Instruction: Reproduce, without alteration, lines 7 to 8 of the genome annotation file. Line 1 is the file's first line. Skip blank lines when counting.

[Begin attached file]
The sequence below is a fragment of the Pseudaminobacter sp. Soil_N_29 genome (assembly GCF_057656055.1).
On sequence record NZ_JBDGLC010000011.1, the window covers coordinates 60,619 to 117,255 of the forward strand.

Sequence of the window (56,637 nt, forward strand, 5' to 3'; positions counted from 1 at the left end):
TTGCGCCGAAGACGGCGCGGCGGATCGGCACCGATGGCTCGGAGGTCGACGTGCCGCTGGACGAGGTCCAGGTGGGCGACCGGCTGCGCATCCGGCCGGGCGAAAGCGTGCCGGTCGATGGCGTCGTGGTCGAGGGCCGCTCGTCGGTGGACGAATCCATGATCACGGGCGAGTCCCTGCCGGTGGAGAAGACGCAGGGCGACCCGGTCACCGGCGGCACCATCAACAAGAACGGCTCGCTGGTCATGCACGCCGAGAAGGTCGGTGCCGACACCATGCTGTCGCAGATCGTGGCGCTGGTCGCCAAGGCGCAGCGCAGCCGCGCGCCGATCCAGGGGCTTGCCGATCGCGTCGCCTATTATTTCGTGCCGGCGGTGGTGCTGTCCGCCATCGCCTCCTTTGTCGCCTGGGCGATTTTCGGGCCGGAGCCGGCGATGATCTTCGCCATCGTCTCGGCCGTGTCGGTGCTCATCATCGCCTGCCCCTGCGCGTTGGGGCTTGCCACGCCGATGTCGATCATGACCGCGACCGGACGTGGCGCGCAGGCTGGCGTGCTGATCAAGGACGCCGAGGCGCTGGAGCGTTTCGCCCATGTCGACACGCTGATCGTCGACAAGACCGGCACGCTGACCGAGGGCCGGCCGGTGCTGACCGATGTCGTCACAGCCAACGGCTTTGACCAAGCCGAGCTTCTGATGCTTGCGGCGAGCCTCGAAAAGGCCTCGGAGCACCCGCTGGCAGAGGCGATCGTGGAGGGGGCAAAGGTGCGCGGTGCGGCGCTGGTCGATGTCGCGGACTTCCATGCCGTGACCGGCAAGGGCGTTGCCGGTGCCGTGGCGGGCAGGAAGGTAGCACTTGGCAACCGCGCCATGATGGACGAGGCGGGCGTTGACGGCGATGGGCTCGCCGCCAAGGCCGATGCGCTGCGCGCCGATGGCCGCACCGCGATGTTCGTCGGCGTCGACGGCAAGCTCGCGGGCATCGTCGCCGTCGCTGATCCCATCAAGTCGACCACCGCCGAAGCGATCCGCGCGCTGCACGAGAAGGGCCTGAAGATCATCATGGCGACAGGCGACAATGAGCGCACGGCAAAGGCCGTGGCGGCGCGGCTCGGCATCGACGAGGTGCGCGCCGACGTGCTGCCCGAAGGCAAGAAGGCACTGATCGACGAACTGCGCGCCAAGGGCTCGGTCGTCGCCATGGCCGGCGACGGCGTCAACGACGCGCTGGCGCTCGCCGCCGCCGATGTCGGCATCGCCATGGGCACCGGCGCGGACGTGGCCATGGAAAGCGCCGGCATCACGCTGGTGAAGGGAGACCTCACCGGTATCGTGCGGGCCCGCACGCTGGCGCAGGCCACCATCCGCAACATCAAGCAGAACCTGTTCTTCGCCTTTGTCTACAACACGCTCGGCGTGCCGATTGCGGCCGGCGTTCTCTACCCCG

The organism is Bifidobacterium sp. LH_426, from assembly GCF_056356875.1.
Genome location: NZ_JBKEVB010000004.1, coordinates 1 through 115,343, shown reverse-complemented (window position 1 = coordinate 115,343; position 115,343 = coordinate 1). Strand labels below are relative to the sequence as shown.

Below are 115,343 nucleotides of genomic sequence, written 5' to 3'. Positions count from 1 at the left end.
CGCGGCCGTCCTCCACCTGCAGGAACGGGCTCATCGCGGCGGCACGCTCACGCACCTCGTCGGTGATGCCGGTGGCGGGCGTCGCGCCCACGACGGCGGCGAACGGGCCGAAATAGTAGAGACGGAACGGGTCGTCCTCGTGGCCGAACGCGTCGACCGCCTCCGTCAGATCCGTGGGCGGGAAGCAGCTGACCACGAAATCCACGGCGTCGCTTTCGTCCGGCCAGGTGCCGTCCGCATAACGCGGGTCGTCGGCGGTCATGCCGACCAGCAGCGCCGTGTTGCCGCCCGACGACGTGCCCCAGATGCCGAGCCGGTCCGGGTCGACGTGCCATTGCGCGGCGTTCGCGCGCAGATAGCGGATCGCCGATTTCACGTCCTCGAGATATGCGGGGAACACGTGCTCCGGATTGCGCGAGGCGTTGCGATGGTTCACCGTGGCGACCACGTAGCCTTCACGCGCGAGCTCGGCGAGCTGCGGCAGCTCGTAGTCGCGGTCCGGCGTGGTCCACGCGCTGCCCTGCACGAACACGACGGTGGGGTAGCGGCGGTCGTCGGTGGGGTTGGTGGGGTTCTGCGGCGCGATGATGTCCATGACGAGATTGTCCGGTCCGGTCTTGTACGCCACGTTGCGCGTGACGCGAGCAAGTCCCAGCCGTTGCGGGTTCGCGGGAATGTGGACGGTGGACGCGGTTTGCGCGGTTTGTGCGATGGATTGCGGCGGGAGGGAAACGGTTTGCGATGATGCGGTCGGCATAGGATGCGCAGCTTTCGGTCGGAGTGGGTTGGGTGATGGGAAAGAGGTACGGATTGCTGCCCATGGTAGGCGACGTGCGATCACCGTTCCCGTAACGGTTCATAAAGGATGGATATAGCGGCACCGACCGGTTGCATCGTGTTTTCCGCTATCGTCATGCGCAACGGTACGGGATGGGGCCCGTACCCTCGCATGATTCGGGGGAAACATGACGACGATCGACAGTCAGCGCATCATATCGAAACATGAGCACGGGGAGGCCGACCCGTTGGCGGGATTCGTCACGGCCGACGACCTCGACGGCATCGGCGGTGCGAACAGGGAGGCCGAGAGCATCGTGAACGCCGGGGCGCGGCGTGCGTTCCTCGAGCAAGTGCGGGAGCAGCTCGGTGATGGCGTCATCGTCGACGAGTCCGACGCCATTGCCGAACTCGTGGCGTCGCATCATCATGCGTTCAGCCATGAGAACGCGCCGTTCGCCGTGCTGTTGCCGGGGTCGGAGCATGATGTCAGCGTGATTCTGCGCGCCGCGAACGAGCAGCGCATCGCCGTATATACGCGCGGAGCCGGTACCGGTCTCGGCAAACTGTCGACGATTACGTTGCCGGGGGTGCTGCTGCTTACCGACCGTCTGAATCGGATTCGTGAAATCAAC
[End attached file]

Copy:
Below are 115,343 nucleotides of genomic sequence, written 5' to 3'. Positions count from 1 at the left end.
CGCGGCCGTCCTCCACCTGCAGGAACGGGCTCATCGCGGCGGCACGCTCACGCACCTCGTCGGTGATGCCGGTGGCGGGCGTCGCGCCCACGACGGCGGCGAACGGGCCGAAATAGTAGAGACGGAACGGGTCGTCCTCGTGGCCGAACGCGTCGACCGCCTCCGTCAGATCCGTGGGCGGGAAGCAGCTGACCACGAAATCCACGGCGTCGCTTTCGTCCGGCCAGGTGCCGTCCGCATAACGCGGGTCGTCGGCGGTCATGCCGACCAGCAGCGCCGTGTTGCCGCCCGACGACGTGCCCCAGATGCCGAGCCGGTCCGGGTCGACGTGCCATTGCGCGGCGTTCGCGCGCAGATAGCGGATCGCCGATTTCACGTCCTCGAGATATGCGGGGAACACGTGCTCCGGATTGCGCGAGGCGTTGCGATGGTTCACCGTGGCGACCACGTAGCCTTCACGCGCGAGCTCGGCGAGCTGCGGCAGCTCGTAGTCGCGGTCCGGCGTGGTCCACGCGCTGCCCTGCACGAACACGACGGTGGGGTAGCGGCGGTCGTCGGTGGGGTTGGTGGGGTTCTGCGGCGCGATGATGTCCATGACGAGATTGTCCGGTCCGGTCTTGTACGCCACGTTGCGCGTGACGCGAGCAAGTCCCAGCCGTTGCGGGTTCGCGGGAATGTGGACGGTGGACGCGGTTTGCGCGGTTTGTGCGATGGATTGCGGCGGGAGGGAAACGGTTTGCGATGATGCGGTCGGCATAGGATGCGCAGCTTTCGGTCGGAGTGGGTTGGGTGATGGGAAAGAGGTACGGATTGCTGCCCATGGTAGGCGACGTGCGATCACCGTTCCCGTAACGGTTCATAAAGGATGGATATAGCGGCACCGACCGGTTGCATCGTGTTTTCCGCTATCGTCATGCGCAACGGTACGGGATGGGGCCCGTACCCTCGCATGATTCGGGGGAAACATGACGACGATCGACAGTCAGCGCATCATATCGAAACATGAGCACGGGGAGGCCGACCCGTTGGCGGGATTCGTCACGGCCGACGACCTCGACGGCATCGGCGGTGCGAACAGGGAGGCCGAGAGCATCGTGAACGCCGGGGCGCGGCGTGCGTTCCTCGAGCAAGTGCGGGAGCAGCTCGGTGATGGCGTCATCGTCGACGAGTCCGACGCCATTGCCGAACTCGTGGCGTCGCATCATCATGCGTTCAGCCATGAGAACGCGCCGTTCGCCGTGCTGTTGCCGGGGTCGGAGCATGATGTCAGCGTGATTCTGCGCGCCGCGAACGAGCAGCGCATCGCCGTATATACGCGCGGAGCCGGTACCGGTCTCGGCAAACTGTCGACGATTACGTTGCCGGGGGTGCTGCTGCTTACCGACCGTCTGAATCGGATTCGTGAAATCAAC